Moving on after the death of a pet

How we deal with loss as a child forms the way we deal with it as adults. Most children have a natural ability to deal with grief unless taught otherwise.


The death of a hamster

In their book When Children Grieve, John W. James and Russell Friedman of The Grief Recovery Institute give a wonderful example of a friend’s four-year-old son whose hamster died. When the friend called to ask them for help, they told her that she probably wouldn’t have to do much because he was only four. He would probably get it right all by himself.

Sure enough, when she watched to see what he did, she was amazed at what she saw.

‘He stood in front of the cage, looking in at the dead hamster, and with tears in his eyes he said, in four-year-old fashion: “Mr Hamster, you were a good hamster. I’m sorry for the times I didn’t clean your cage. I was mad the time you bit me, but that’s okay. I wish that you didn’t have to get sick and die. I wanted to play with you more. I loved you, and I know that you loved me. Goodbye, Mr Hamster.” And off he went.’

If you’re familiar with the Grief Recovery Method explained in detail in the authors’ books, what is so fascinating about this story is that this little boy’s final words to his hamster cover in just seven short sentences all the primary elements of apologies, forgiveness, significant emotional statements and fond memories that form the cornerstones of moving through a loss or bereavement.

Most children know how to do this naturally if they are allowed to tell the truth about their feelings, but by the time we grow up most of us have developed so many survival techniques for coping with loss that we need to relearn what this four-year-old knew intuitively how to do all by himself.

It didn’t end there, of course. The hamster was buried in the garden and for a few weeks the boy visited the spot from time to time and continued to talk to his hamster whenever feelings about its death arose. He ended each conversation with ‘Goodbye, Mr Hamster’, which is so important to the process of completion. After a couple of months, when his grieving had run its course, he announced to his mother that he would really like to have a new hamster.

The story concludes: ‘The very first thing the little boy did when he got his new pet hamster was to tell the new hamster all about Mr Hamster, who had died, and to say that he hoped they could become good friends too, just as he’d been with Mr Hamster.’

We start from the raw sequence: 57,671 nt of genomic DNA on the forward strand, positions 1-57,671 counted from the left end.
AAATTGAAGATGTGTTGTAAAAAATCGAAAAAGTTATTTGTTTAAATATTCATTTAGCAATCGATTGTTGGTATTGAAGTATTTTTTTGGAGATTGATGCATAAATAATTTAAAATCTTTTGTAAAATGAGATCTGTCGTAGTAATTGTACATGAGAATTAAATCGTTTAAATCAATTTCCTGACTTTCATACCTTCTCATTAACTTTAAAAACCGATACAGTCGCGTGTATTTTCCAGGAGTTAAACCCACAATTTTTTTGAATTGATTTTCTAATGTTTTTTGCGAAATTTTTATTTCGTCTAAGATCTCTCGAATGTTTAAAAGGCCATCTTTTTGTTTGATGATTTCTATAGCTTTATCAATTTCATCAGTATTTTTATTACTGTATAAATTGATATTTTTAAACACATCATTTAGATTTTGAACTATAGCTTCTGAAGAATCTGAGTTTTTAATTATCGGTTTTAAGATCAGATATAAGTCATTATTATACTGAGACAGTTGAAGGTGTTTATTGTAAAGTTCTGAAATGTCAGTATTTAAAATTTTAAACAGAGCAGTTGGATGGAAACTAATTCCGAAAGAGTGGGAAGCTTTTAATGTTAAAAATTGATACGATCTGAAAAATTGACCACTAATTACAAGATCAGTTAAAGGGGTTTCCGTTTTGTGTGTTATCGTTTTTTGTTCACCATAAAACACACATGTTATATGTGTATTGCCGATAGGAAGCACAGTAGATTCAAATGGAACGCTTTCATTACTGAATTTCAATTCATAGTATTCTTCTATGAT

In other words, he hadn’t been emotionally scarred by the experience. With the support of his parents, he’d completed his grieving and was ready to move on. He was able and willing to open his heart to the new hamster just as much as he had opened to the old one.

Recommended books

I love the simplicity, wisdom, and heart-warming outcome of this tale. For anyone reading this who has experienced the death of a pet, a person, a relationship break-up or any other kind of loss, I sincerely recommend one of the following books by John W. James and Russell Friedman:

The Grief Recovery Handbook
The action program for moving beyond death, divorce, and other losses

The Grief Recovery Handbook for Pet Loss
How to become emotionally complete with your pet

Moving On
For anyone who has experienced the end of a romantic relationship, whether recent or long ago

When Children Grieve
For adults to help children deal with death, divorce, pet loss, moving, and other losses

Copyright © Clear Space Living Ltd, 2020

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About Karen Kingston

Karen Kingston is a leading expert in clutter clearing, space clearing, feng shui, and healthy homes. Her two international bestselling books have combined sales of over three million copies in 26 languages and have established themselves as "must-read" classics in their fields. Her best-known title, Clear Your Clutter with Feng Shui, is now in its fifth edition. She is best known for her perspective-changing insights and practical solutions that enable more conscious navigation of 21st-century living.
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3 Responses to Moving on after the death of a pet

  1. I like to keep my shoes on a small shoe rack next to the main door. This is probably easier for a single person, nevertheless, one need only keep the few shoes one uses throughout a work week and take out other shoes for other occasions from their boxes in the wardrobe. Seasonal changes can also dictate the shoes that are out on the rack by the door. Such racks are cheap, light and can take up very little space. Some models can be stacked on top of each other if needed – but I prefer to avoid that as it starts to look like clutter, shoe become more elevated from the ground (whereas I feel they should stay close to the ground) – and I really don’t have that many shoes.

  2. I read in one of your other blogs the recommendation for The Grief Recovery Handbook. I felt a pull toward this, as I have experienced many deaths in my family recently, including both my parents, two aunts, and a very close friend.

    What I came to understand through reading this marvelous work, is that grief through loss is rampant throughout our lives, disguised as depression, anger, absentmindedness, fear, withdrawal, and a host of other aspects, yet they are all one thing: unresolved grief.

    This book has been pivotal for me in reclaiming the joyful, enthusiastic, and vibrant person that I was born to be. It is a process that takes focus, but is well worth the journey. I have recommended it to my son, who is studying to be a clinical psychologist, and he feels that it will greatly enhance his ability to counsel his clients.

    Thank you, Karen, for sharing your wealth of wisdom with us, and for recommending this book. It has potential to change lives in a dramatic and positive way.

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